“Do you need anything?” you ask gently as you approach the mother and father. Their faces are puffy and wet from crying. Eyes, bloodshot from lack of sleep.


Wynne’s mom, Megan, turns her head and looks at you in despair. You place your hand on her shoulder.


“Do you think she can hear us?” she asks, “We’ve been talking to her.”


“I think so,” you lie as you check Wynne’s vitals. You don’t tell her that Wynne is on so much morphine, she most probably cannot hear them.


“Do you think she could make it til Christmas?” her dad asks, his eyes filled with hope.


You look down at Wynne. You look at the tubes in her nose. At her skeletal body. “You never know,” you say. You don’t say you doubt Wynne will make it through the week. You don’t say Wynne might not even make it until tomorrow. So instead, you say, “There’s always hope.”


You leave the grieving parents alone. Give them privacy. There’s nothing you can do for her now except let her be with her parents and make sure she’s not in pain.


You step into the hallway and check the time. 4:05 pm. Your shift ended five minutes ago, and Shelly should be taking over soon. Shelly loves the shift when Santa comes. He’ll be coming right before supper. You go to your locker, gather your things, and pass by Shelly. You fill her in on the patients before exiting the building.


As you wait for the bus stop, you go to your Amazon account. You add a paint set, a My Little Pony, and a Fortnite game to your cart. You click to have them overnighted. You’ll wrap them in the morning and place them in Vernon and Astrid’s rooms while they’re asleep tomorrow. You’ll write, “Love Santa” on the card. They don’t have time to wait until Christmas.


You step onto the bus and find an empty window seat across from an elderly man who looks at your uniform and then up at you. You smile and stare out of the dirty window. You wonder how often they wash the windows on the bus. Not often.


“You work in the hospital?” the elderly man asks, pointing towards your teddy bear scrubs.


You smile. “Yes, I do,” you say. You do not want to have small talk. You want to go home and eat your Lean Cuisine and watch Jeopardy and Wheel of Fortune.


“What do you do there?” he asks.


You tell the truth.


“I lie,” you say. The man furrows his brow, and you turn your head and look back out the window as the buildings pass by. You wonder if you have enough wrapping paper at home or if you should stop at the store and buy some. You hope you have enough.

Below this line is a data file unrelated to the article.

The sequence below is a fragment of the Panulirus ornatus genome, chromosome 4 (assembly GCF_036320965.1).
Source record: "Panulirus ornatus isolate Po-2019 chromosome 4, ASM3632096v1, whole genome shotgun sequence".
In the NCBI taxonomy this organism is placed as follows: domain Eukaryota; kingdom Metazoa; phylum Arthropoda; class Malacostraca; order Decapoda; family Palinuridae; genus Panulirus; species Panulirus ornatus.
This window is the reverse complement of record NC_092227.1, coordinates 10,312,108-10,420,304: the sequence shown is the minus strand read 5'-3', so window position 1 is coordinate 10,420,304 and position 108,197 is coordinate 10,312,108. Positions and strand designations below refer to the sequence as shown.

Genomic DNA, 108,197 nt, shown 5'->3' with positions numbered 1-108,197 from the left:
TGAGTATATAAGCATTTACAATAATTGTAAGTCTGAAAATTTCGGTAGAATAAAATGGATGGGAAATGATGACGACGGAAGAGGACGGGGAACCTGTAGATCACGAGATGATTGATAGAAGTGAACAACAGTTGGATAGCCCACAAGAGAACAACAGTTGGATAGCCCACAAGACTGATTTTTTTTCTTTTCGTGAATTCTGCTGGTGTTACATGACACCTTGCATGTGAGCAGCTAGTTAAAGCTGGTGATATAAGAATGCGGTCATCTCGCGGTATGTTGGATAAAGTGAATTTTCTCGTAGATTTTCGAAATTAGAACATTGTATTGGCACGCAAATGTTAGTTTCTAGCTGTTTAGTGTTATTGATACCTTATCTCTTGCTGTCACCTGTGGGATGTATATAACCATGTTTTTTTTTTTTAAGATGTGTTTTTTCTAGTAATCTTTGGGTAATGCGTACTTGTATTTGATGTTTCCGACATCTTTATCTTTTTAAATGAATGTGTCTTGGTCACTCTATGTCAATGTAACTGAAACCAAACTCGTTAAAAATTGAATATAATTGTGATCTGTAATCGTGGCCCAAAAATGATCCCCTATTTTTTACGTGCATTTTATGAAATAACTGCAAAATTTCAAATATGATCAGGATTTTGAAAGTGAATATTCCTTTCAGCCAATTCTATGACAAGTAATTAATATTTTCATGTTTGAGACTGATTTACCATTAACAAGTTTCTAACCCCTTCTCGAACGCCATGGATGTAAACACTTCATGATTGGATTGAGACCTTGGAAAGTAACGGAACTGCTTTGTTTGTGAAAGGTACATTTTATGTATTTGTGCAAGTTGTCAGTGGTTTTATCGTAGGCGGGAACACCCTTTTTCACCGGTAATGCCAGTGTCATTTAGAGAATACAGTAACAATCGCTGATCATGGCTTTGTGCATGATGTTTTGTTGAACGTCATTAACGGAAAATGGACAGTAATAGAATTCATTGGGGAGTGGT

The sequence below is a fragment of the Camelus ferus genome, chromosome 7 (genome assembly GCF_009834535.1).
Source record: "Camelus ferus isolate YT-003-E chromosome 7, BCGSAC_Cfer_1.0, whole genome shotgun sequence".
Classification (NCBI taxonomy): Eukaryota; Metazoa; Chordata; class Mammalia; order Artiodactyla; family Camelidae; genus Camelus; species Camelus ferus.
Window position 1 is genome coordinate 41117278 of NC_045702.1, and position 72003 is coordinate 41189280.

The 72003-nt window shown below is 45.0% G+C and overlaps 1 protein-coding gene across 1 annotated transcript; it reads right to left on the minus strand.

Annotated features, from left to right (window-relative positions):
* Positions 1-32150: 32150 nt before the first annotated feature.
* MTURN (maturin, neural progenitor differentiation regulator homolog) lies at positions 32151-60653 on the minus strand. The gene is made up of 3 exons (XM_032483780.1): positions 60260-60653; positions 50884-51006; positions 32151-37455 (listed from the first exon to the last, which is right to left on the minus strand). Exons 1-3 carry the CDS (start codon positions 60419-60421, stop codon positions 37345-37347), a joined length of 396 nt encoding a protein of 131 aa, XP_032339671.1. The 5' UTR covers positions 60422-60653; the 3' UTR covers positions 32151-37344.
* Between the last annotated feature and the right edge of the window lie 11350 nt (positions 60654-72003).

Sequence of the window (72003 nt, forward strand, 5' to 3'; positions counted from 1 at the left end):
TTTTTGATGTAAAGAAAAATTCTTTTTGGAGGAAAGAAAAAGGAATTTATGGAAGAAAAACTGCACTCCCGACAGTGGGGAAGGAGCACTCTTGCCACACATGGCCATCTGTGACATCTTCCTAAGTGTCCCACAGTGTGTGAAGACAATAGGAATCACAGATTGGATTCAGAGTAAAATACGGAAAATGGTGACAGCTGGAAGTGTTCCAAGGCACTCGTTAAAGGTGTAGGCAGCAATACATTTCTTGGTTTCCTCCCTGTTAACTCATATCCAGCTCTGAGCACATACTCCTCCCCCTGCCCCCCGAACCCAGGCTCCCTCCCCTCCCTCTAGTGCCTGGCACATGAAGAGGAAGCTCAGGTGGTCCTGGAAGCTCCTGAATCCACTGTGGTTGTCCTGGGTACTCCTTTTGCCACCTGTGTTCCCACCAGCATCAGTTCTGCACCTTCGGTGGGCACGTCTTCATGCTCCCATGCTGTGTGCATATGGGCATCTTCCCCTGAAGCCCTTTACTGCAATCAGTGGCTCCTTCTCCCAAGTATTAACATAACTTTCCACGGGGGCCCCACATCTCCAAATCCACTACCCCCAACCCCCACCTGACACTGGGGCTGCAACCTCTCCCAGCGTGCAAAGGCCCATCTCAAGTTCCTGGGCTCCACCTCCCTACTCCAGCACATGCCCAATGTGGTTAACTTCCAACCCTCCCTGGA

July 27, 2022 01:15

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79 comments

Michał Przywara
21:00 Jul 27, 2022

Great take on the prompt :) When we hear "pathological liar" we tend to think negatively of the person. Someone who's untrustworthy at best, or worse, someone who means us ill. This shows another version. We believe the protagonist means well. They lie to give the kids some peace of mind, and then they buy gifts for them out of pocket. There's no ulterior motives here, it's all to make their last moments more bearable. It raises some interesting, uncomfortable questions, too. These are kids, they're young, and their fate seems unfair t...

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Mike Panasitti
00:32 Jul 28, 2022

Michal cuts to the chase as usual, causing us to question troubling human predicaments. Are there moral absolutes? Can a lie be good? Should we treat children as fundamentally different than adults? Kathleen touches upon these ethical issues effectively without spelling them out. That is the hallmark of much moving fiction.

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Michał Przywara
20:58 Jul 28, 2022

Yup, definitely :) Heavy questions you could easily fill a dry textbook with, but here they're couched so seemlessly in an everyday human story, you might even miss them.

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Kathleen Fine
14:11 Aug 09, 2022

Thank you Michal and Mike! You always give such great feedback!

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Laura Eliz
16:38 Jul 27, 2022

This is such a touching story, and so well written(as always) I love that at the end your character tells people that they lie. So simple and so poignant.

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Kathleen Fine
17:29 Jul 27, 2022

Thank you so much for the kind words Laura! I was hoping it wouldn’t be too depressing of a story:)

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Andrea Shaw
14:18 Jul 27, 2022

This is so beautiful! You are an amazing storyteller. I only hope I can ever be this good!

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Kathleen Fine
17:28 Jul 27, 2022

Wow thank you so much for the kind words Andrea! This is a great forum to practice your skills!

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Marie White
01:19 Aug 26, 2022

This was such a touching story, and, as many have said, I really like how you interpreted the prompt in such an unexpected way. It really makes the reader think, which is always great. Great writing!

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Kathleen Fine
21:18 Sep 11, 2022

Thank you Marie!

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Graham Kinross
00:23 Aug 14, 2022

This is an incredible interpretation of the prompt, completely the opposite of what most people, including myself, would have thought of. The heartbreaking compassion in this is poignant. The details feel very real, did you research it? I hope this isn’t an experience you’ve had. I admire people like this but I don’t have the mental or emotional strength for work like that.

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Kathleen Fine
21:19 Sep 11, 2022

Thank you Graham! I researched it via google:) No personal experience:)

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Graham Kinross
21:22 Sep 11, 2022

It’s so well written I thought this was something you had been through yourself.

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Kathleen Fine
23:06 Sep 11, 2022